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© President and Fellows of Harvard College
Location: Collection stored off site: researchers must request access 36 hours before use.
Call No.: MC 726
Repository: Arthur and Elizabeth Schlesinger Library on the History of Women in America, Radcliffe Institute for Advanced Study, Harvard University
Creator: Carol Riegelman Lubin
Title: Carol Riegelman Lubin Papers, 1909-2005
Quantity: 12.3 linear feet (29 + 1/2 file boxes) plus 1 folio folder, 1 folio+ folder, 12 photograph folders, 1 photograph album (113 photographs)
Language of materials: Most materials in English; some in French.
Abstract: Biographical materials, personal and professional correspondence, reports, writings, speeches, and photographs of Carol Riegelman Lubin, primarily documenting her work with the International Labour Organization and other professional activities.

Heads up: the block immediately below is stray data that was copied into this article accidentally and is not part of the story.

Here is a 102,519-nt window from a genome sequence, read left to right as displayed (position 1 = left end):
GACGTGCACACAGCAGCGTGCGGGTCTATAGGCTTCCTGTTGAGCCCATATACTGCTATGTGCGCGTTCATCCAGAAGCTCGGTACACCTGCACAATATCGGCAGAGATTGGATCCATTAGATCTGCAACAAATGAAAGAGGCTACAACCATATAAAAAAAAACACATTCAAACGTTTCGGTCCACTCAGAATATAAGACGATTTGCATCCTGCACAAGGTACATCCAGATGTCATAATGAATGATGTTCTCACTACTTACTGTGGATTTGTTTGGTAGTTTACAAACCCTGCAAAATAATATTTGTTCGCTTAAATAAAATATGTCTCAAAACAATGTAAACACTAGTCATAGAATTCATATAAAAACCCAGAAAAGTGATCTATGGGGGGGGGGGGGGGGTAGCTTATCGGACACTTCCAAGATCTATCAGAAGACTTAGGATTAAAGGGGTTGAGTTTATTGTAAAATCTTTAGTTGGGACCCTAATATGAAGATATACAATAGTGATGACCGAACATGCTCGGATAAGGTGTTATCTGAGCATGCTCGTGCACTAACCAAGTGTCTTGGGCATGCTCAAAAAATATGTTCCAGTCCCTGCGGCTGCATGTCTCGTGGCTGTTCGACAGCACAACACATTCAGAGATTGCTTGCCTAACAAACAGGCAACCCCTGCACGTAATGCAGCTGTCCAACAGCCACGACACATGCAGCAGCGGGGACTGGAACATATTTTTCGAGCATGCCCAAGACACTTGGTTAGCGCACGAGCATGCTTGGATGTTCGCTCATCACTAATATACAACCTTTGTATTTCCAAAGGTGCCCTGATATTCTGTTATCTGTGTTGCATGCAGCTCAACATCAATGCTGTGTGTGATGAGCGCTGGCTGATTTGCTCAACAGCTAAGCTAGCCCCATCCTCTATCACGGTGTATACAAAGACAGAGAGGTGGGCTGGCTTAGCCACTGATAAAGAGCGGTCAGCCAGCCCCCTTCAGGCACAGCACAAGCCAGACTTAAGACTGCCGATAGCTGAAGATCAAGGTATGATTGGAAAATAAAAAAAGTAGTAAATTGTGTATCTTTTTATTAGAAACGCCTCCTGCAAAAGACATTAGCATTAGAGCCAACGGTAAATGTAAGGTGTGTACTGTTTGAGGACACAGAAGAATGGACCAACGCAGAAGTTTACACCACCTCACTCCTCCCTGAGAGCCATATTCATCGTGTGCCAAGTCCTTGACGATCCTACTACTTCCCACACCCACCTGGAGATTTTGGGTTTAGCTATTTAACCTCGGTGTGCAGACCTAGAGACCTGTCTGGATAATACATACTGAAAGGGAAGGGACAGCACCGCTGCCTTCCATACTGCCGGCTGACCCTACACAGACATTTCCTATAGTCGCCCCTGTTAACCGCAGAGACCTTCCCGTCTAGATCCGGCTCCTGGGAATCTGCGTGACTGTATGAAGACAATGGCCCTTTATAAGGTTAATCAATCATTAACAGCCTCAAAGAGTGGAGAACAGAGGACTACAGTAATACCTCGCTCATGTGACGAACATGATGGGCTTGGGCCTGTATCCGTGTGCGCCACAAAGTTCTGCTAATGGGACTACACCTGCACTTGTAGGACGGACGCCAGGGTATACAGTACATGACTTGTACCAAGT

Carol Riegelman Lubin was born in Montclair, New Jersey, in 1909 to social worker Lillian Ehrich Riegelman and attorney Charles A. Riegelman. Both parents were involved in civic activities: her mother was vice president of the New York City League of Women Voters, and her father served on the American Jewish Committee and other organizations. Her younger brother, William I. Riegelman, also became an attorney. Lubin attended local schools and the Woodmere Academy in Long Island (1922-1925), which included travel in Switzerland, France, Germany, and Great Britain. She majored in history at Smith College, where she was elected to Phi Beta Kappa and wrote her thesis on the International Labour Organization (ILO), which was formed during the 1919 Paris Peace Conference to meet labor demands in the post-World War I era. The ILO was also the first international organization to advocate equal pay for women. Lubin graduated with honors from Smith (1930) and continued her studies at Columbia University (1930-1933) where she earned an MA in international relations. While at Columbia, Lubin was also employed as a researcher, editorial assistant, and secretary to James T. Shotwell, who was not only a Columbia professor of economics, but also the research and publications director of the Division of Economics and History at the Carnegie Endowment for International Peace, director of the Division of International Relations of the Social Sciences Research Council, and chair of several international committees. In preparation for Shotwell's two volume study The Origins of the International Labour Organization (Columbia University Press, 1934), Lubin traveled extensively in Europe, collecting letters, reports, and other documents from individuals who helped draft the ILO constitution. Lubin wrote Chapter III of Volume I and provided the notes for Volume II.In 1935, Lubin was hired by the ILO and appointed to a special post as assistant to John G. Winant (1889-1947), former governor of New Hampshire, chairman of the first US Social Security Board, and the ILO's first American assistant director. Winant later served as ILO's director general (1939-1941). Lubin initially worked at ILO headquarters in Geneva, Switzerland, where, in addition to administrative responsibilities, she worked in the conditions of work section preparing materials and reports on the reduction of work hours, and the official relations section, which included working with delegations, and assisting at the ILO Conference held in Havana, Cuba (1939). In 1940 ILO officials, concerned with the impending war, searched for an alternative site to house their offices. When the Canadian government offered the use of a chapel at McGill University in Montreal, Canada, Lubin's status as an American enabled her to serve as a transfer officer. While temporarily stationed in Lisbon, Portugal, she secured rooms for staff, organized transport, and obtained transit visas. After Winant was appointed US ambassador to the United Kingdom in 1941, Lubin worked in ILO's employment and migration section, and served as a migration expert at the International Labour Conference, Latin American Regional Conferences, and Permanent Migration Committee.During her final years at the ILO, Lubin completed a PhD in public law and administration (Columbia University, 1950) and worked temporarily at the ILO's Liaison Office with the United Nations preparing reports on UN economic activities for the General Assembly, including International Financing of European Migration. She also consulted with the UN staff on the development of the ILO Migration Program, and served as an ILO delegate to the UN (1951-1952). After retiring from the ILO in 1952, Lubin married Isador Lubin, a noted economist who had served as an advisor to the Franklin Delano Roosevelt administration, and was later appointed New York State Industrial Commissioner. Isador Lubin had two daughters, Alice Lubin Everitt and Ann Lubin Buttenwieser. Carol Lubin adopted Ann. From 1953 to 1977, Lubin accompanied her husband on annual trips to Geneva, where she continued as an unofficial consultant for the ILO. Isador Lubin died in 1978.Between official travels to Geneva and conference-related visits to India, Israel, and Palestine, Lubin held a number of short-term positions. She taught courses on American political institutions and government at Hunter College in New York City (1953), conducted a special research project on US policy toward the UN for the Carnegie Endowment for International Peace to (1954-1955), served as editor of the UN Business Factsheet published by the American Association for the United Nations (1957-1960), and worked briefly for the Urban Studies Center of Rutgers University. This was followed by a number of consultant positions: community planner for the City of Reston, Virginia (1961-1967); consultant and contributor to the Department of Health, Education and Welfare (D-HEW) "Draft Social Report" prepared for President Lyndon Johnson's administration (1967-1968); and consultant monitor for the Ford Foundation's Home Advisory and Service Council Grant (1967-1973).From the late 1960s through the early 1980s, Lubin worked for social welfare organizations concerned with issues of welfare reform, children's day care, the needs of the elderly, and urban renewal; organizations included the New York Urban Coalition (1968-1970), United Neighborhood Houses, New York, Inc. (1970-1978), and the New York State Association of Settlement Houses and Neighborhood Centers (1978-1981). During this period Lubin also served as a board member of the United Neighborhood Centers of America (formerly the National Federation of Settlements), which monitored work standards in settlement houses, and was a representative for the International Federation of Settlements and Neighbourhood Centres at the UN. She held memberships in various civic, religious, and special interest organizations, including the American Jewish Committee, where she served as one of 17 delegates to the Consultative Conference of Jewish Organizations in London (1955), the Community Service Society, and the Women's Division of the NY State Democratic Committee. During the Jimmy Carter administration, she prepared a study of the US Employment Service, subsequently published in Unemployment Compensation: Studies and Research of the National Commission on Unemployment Compensation (1980).After 1982, Lubin devoted several years to researching and writing Social Justice for Women: The International Labor Organization and Women (Duke University Press, 1990). In recognition of her contributions to the field of labor, she received awards from the New York State Department of Labor (1983), the NGO Committee on Social Development (2004), and the International Labour Organization (2005). Carol Riegelman Lubin died on July 26, 2005, at Lenox Hill Hospital in New York City.